2022 Midterm Upset Is Brewing In Blue State – For The First Time In 35 Years, A Republican Could Be Governor In Oregon

As we approach the midterm elections, Republicans remain confident in their chances to flip the House and possibly the Senate. This is due to polls and surveys that indicate a “red wave” this fall.

The Biden administration’s approval numbers continue to struggle and reports are showing significant shifts toward right-leaning politicians across the country.

And this shift is even happening in historically blue states — in fact, one might see a Republican Governor for the first time since 1987.

There have been rumblings of regime changes in various Democrat strongholds across the nation. Even largely left-wing states like California have shown glimpses of “red wave” activity in the past few years.

Typically, however, these movements don’t usually involve such high-ranking positions as Governor.

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But that’s what could happen in Oregon: the state hasn’t had a GOP representative in the Governor’s seat in 35 years, and few expected that trend to change any time soon. Oregon is a leftist bastion, after all.

New polling tells a very different story, though.

Via The Daily Caller:

Democrats have firmly held Oregon’s gubernatorial office since 1987, but with the party deeply unpopular and a duo of competitive challengers, that could change in November.

The race is neck and neck according to the most recent polling coming out of Nelson Research in late May.

Former House Minority Leader Republican Christine Drazan stands at just under 30% and former Democrat House Speaker Tina Kotek at 28%, while Independent Betsy Johnson lags behind at roughly 19%. Democratic incumbent Kate Brown cannot run for reelection.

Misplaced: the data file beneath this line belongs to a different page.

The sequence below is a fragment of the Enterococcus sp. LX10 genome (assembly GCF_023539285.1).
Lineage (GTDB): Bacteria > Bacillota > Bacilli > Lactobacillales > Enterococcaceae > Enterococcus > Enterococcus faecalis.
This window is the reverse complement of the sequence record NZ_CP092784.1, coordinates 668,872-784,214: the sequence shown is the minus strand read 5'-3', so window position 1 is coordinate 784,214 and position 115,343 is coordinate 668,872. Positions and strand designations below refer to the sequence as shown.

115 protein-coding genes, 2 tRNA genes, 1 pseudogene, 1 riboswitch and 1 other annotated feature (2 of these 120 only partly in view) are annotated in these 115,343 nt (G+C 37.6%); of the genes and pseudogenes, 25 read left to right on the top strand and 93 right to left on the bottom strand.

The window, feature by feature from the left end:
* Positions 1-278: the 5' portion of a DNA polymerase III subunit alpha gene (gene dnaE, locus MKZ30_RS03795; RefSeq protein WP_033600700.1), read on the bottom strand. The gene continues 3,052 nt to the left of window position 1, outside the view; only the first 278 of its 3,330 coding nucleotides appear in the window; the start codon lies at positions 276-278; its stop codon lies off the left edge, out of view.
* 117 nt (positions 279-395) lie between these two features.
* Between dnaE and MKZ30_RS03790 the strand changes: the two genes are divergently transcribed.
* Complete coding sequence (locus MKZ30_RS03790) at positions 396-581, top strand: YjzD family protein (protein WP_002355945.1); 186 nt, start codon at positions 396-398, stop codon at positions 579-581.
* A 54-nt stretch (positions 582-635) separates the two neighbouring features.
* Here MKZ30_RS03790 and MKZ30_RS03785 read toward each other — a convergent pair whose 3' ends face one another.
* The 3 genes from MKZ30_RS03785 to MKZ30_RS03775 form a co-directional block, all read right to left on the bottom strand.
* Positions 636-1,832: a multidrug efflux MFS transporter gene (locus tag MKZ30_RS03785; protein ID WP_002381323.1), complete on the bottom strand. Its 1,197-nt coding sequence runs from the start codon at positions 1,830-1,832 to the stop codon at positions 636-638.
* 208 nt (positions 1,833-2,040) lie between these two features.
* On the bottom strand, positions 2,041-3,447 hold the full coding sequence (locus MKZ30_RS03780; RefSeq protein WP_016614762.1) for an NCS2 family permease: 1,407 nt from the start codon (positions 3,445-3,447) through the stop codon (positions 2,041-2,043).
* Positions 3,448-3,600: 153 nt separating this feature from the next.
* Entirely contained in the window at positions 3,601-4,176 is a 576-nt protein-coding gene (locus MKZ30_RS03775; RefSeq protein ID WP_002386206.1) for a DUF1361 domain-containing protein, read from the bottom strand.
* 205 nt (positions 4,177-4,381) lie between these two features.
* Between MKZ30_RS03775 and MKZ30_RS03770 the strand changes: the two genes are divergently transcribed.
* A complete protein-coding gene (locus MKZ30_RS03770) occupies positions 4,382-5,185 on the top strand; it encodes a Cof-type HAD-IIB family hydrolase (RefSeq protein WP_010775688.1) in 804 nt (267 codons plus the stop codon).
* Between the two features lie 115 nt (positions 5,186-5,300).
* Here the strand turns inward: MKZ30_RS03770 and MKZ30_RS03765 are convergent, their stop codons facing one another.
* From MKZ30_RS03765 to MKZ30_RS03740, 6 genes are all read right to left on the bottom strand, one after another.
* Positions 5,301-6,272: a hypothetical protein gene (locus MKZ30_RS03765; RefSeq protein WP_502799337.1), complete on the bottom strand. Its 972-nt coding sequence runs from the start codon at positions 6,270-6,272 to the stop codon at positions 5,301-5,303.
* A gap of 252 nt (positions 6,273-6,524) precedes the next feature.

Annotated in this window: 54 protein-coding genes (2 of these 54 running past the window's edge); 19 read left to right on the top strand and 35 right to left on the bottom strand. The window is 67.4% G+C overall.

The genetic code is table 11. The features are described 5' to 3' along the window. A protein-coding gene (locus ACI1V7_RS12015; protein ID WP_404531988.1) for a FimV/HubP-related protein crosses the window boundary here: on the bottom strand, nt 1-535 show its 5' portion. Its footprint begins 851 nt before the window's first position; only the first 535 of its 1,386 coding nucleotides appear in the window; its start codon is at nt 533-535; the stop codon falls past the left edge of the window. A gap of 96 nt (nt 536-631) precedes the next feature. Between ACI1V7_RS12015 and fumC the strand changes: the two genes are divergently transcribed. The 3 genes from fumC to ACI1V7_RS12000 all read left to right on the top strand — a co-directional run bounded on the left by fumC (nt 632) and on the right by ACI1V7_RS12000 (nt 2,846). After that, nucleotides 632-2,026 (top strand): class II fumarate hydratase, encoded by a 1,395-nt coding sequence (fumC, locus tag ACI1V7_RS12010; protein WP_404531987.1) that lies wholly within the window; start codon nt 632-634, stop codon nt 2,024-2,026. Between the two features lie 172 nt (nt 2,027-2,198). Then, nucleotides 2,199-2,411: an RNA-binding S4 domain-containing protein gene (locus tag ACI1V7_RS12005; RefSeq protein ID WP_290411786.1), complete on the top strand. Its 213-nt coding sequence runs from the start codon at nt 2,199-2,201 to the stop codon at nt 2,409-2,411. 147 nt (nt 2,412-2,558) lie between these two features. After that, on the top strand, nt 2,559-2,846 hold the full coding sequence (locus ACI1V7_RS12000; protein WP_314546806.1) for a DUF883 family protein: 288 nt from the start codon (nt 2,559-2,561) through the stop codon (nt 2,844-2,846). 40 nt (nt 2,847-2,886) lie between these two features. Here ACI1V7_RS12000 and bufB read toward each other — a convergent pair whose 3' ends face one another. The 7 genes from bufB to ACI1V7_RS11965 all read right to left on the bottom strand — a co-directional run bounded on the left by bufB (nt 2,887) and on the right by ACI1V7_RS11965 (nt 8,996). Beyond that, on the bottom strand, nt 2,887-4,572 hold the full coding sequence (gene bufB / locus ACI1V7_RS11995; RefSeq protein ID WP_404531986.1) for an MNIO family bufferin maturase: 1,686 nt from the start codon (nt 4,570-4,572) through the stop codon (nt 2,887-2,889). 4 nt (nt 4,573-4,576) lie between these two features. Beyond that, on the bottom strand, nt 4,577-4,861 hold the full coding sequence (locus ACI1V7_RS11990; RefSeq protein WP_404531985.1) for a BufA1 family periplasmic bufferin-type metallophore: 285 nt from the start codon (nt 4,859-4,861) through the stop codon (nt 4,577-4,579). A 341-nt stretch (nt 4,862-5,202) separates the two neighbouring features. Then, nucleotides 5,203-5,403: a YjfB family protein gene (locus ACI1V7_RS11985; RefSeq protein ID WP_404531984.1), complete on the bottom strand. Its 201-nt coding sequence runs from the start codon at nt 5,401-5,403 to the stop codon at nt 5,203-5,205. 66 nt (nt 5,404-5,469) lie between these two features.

Even if Gov. Brown could run for reelection, it’s likely that she wouldn’t retain her position.

According to a Q1 2022 poll, Brown is the least popular governor in the entire country. The state has suffered through soaring homelessness and crime rates, and many citizens blame this on poor leadership.

Currently, only 18 percent of residents believe the state is going in the right direction.

Violent crime in Portland is hitting all-time highs and the rural areas are even more anti-Brown — nine counties recently voted to secede and join “Greater Idaho.”

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This might be hurting Democrat candidate Kotek’s campaign because at this point, Oregonians don’t seem to want another Democrat Governor. The state’s issues are too severe to ignore and a change might be necessary.

As for Republican candidate Drazan, her campaign manager – Trey Rosser – thinks their chances are good:

Oregonians are waking up to [Democrats’] failed records and looking for someone who will lead our state.

Tina Kotek, Betsy Johnson, and Governor Kate Brown bear the brunt of responsibility for Oregon’s decade of decline.

Together, they’ve raised taxes by billions, allowed our streets to descend into chaos and violence, passed policies that have exacerbated our homeless crisis, and left our schools mired in mediocrity.

These are common complaints heard from Republican leaders today, and they appear to make valid points.

The general tone of the country feels like it’s leaning more right, as we recently learned that far more voters have switched to the GOP when compared to voters changing to Democrat.

And if Oregon really does go for a Republican Governor for the first time in decades, that signals a momentous change as well.

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